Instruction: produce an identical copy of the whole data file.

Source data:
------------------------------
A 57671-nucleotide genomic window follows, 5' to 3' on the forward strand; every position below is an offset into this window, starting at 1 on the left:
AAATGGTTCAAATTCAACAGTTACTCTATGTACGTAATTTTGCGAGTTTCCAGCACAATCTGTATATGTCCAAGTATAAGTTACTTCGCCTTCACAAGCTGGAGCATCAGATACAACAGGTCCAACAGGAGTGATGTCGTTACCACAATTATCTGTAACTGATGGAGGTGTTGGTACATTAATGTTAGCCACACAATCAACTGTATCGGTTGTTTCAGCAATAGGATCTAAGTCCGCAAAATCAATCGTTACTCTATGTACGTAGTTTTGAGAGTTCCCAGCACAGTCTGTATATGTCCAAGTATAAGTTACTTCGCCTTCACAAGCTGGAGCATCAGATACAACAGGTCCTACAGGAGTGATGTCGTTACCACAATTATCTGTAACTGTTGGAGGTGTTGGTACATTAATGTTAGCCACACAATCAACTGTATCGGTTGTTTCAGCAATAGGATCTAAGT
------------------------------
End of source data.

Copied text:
A 57671-nucleotide genomic window follows, 5' to 3' on the forward strand; every position below is an offset into this window, starting at 1 on the left:
AAATGGTTCAAATTCAACAGTTACTCTATGTACGTAATTTTGCGAGTTTCCAGCACAATCTGTATATGTCCAAGTATAAGTTACTTCGCCTTCACAAGCTGGAGCATCAGATACAACAGGTCCAACAGGAGTGATGTCGTTACCACAATTATCTGTAACTGATGGAGGTGTTGGTACATTAATGTTAGCCACACAATCAACTGTATCGGTTGTTTCAGCAATAGGATCTAAGTCCGCAAAATCAATCGTTACTCTATGTACGTAGTTTTGAGAGTTCCCAGCACAGTCTGTATATGTCCAAGTATAAGTTACTTCGCCTTCACAAGCTGGAGCATCAGATACAACAGGTCCTACAGGAGTGATGTCGTTACCACAATTATCTGTAACTGTTGGAGGTGTTGGTACATTAATGTTAGCCACACAATCAACTGTATCGGTTGTTTCAGCAATAGGATCTAAGT